Subject: Re: Separate /usr, etc...
To: NetBSD-current Discussion List <current-users@NetBSD.ORG>
From: Greywolf <email@example.com>
Date: 12/15/2002 22:38:48
On Sun, 15 Dec 2002, Greg A. Woods wrote:
# While I disagree with you vehemently about /usr (well, on anything with
# any more than about 500MB total disk space),
...of course you do. I expect no less. Besides, we've had this
discussion. To you, yours, and to me, mine.
# The only time it makes sense on any semi-modern system to keep /usr as a
# separate filesystem is on diskless systems where sharing /usr helps save
# a tiny bit of disk space.
And there is the point of our contention. I'm perfectly happy to
disagree with you.
# But on diskless system's it's not really a
# separate filesystem, but rather just a separate mount point on a server
# somewhere (perhaps even mounting the /usr sub-directory of the server's
# root filesystem, as I usually do). For my diskless sparcs I keep their
# root mount point on the server's root fs with hard-links to their /bin,
# /sbin, and other sharable stuff like the /etc/rc.d scripts and so on.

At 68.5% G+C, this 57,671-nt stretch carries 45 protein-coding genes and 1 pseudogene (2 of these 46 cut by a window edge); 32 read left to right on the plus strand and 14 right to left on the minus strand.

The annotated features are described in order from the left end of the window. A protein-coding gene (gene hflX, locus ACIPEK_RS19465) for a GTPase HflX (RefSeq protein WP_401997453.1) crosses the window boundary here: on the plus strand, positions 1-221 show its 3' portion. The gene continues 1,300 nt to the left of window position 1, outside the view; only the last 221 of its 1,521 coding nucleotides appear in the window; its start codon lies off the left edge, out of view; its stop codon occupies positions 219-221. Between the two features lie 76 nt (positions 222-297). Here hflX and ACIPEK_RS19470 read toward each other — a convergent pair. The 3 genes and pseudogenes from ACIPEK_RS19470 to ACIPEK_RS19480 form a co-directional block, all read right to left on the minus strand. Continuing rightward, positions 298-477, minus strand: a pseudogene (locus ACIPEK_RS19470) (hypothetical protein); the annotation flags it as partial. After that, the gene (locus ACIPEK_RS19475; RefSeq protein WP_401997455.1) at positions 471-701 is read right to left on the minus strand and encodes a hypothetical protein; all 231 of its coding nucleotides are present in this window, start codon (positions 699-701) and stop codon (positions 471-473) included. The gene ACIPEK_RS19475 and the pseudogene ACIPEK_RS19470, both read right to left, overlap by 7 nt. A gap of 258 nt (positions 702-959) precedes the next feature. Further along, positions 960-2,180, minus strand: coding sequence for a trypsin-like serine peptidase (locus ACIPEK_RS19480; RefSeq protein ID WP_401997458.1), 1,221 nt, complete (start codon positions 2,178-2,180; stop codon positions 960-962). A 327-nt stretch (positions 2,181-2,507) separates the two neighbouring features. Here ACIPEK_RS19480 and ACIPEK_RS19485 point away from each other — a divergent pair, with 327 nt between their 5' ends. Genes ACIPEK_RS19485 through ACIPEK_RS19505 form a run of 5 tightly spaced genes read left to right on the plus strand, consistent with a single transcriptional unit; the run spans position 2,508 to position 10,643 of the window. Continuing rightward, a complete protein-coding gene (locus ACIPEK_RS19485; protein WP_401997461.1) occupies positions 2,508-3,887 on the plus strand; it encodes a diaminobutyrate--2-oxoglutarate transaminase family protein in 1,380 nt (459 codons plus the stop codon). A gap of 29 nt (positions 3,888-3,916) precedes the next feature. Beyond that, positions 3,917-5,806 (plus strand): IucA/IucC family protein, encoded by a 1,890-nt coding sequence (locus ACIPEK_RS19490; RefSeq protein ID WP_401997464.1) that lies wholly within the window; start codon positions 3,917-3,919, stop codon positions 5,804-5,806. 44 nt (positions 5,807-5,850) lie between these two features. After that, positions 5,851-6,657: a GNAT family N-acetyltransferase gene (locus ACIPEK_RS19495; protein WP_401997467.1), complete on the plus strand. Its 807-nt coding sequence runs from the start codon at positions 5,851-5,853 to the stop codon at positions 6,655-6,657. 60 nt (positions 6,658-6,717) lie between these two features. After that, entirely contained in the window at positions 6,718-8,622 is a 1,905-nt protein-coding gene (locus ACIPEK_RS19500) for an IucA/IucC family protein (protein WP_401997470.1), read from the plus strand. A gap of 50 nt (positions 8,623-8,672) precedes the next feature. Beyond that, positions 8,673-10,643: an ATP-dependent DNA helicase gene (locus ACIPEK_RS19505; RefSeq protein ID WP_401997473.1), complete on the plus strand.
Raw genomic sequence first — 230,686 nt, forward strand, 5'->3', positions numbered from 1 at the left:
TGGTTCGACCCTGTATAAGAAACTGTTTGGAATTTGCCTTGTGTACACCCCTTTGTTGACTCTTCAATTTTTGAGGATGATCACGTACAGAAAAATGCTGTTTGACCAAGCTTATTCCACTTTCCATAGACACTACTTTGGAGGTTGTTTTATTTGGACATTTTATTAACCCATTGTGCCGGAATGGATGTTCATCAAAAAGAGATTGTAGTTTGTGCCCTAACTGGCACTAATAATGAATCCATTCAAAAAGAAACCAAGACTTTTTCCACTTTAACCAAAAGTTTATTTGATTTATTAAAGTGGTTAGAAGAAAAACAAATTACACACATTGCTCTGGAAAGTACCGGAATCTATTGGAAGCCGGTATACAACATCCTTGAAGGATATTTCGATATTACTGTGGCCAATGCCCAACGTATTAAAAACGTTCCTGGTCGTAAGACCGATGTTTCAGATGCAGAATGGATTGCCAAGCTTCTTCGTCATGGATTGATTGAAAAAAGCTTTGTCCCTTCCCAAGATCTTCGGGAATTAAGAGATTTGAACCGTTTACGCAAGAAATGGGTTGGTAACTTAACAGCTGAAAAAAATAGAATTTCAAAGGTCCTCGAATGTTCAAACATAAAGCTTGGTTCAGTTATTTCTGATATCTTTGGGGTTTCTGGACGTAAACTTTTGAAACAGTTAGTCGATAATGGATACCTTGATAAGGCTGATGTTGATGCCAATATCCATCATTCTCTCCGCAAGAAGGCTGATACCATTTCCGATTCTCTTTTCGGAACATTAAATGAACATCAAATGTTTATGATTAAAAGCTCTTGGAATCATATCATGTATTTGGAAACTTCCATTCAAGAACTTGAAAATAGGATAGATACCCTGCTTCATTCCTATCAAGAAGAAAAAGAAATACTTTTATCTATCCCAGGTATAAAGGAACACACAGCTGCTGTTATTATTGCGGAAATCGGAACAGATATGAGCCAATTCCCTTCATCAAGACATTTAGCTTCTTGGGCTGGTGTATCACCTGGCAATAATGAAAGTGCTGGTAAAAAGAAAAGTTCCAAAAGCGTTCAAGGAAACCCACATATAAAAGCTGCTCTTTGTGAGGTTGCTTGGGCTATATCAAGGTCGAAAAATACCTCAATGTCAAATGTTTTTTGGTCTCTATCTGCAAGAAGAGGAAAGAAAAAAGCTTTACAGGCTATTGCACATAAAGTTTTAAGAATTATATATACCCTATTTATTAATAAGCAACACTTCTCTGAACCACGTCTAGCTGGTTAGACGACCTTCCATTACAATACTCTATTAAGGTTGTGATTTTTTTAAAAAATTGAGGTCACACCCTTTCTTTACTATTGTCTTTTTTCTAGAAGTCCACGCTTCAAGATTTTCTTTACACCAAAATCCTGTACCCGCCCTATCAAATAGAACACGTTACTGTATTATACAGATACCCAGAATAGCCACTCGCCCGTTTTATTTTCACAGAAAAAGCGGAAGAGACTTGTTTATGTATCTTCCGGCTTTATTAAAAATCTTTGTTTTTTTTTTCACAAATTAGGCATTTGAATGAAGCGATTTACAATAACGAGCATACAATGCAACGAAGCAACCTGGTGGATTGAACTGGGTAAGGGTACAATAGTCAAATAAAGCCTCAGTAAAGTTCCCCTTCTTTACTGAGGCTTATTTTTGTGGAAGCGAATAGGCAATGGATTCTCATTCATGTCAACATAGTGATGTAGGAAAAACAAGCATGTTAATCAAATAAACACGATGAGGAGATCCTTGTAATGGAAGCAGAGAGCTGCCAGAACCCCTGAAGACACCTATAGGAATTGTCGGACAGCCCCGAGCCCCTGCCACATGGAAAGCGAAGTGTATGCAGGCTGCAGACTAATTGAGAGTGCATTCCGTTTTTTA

Right, right. Probably much as I would do.
# I believe /var really MUST be a separate filesystem, regardless of the
# system's resources, purpose, etc. It is almost insane to leave it on
# the root filesystem, even if you're booting diskless, though at least on
# a diskless system it's not so very bad.
# /tmp really SHOULD be a separate filesystem (and on large RAM general
# purpose machines it should probably be "mfs" too). (sometimes on some
# types of machines /tmp gets so rarely used that having it on the root
# filesystem isn't too big a deal, but if you have users....)
# By default every spindle should have some swap space on it too, and the
# primary swap partition should be the size of the maximum (expected or
# possible?) RAM capacity of the machine so that crash dumps can be saved.
Actually, I think the dumps should be shareable across spindles, too,
but that'd involve some magic someplace, I think.
Eventually, though, it needs to happen (along with only saving the relevant
system state instead of dumping full RAM, along with compressing while
# Beyond that the real issue, on modern machines at least, is what to do
# with all the rest of the space. Typically you'll want a good bunch of
# space for /usr/pkg and/or /usr/local, and then if you're going to have
# user accounts on it you'll want /home too. If not though what I
# normally do after that is lump all the rest in a big /work partition and
# let it get used as necessary.
I'm actually kinda there myself. If I have the opportunity, though,
I can accurately partition for everything the system will use, and won't
have to repartition again.
# I suppose ideally, on modern machines especially, all individual disks
# should be mirrored, especially for root and swap partitions, and all
# other file systems should be at least mirrored, if not RAID-5.
I don't understand mirroring swap. I guess I'm stupid. Please, enlighten
NetBSD: Rock solid!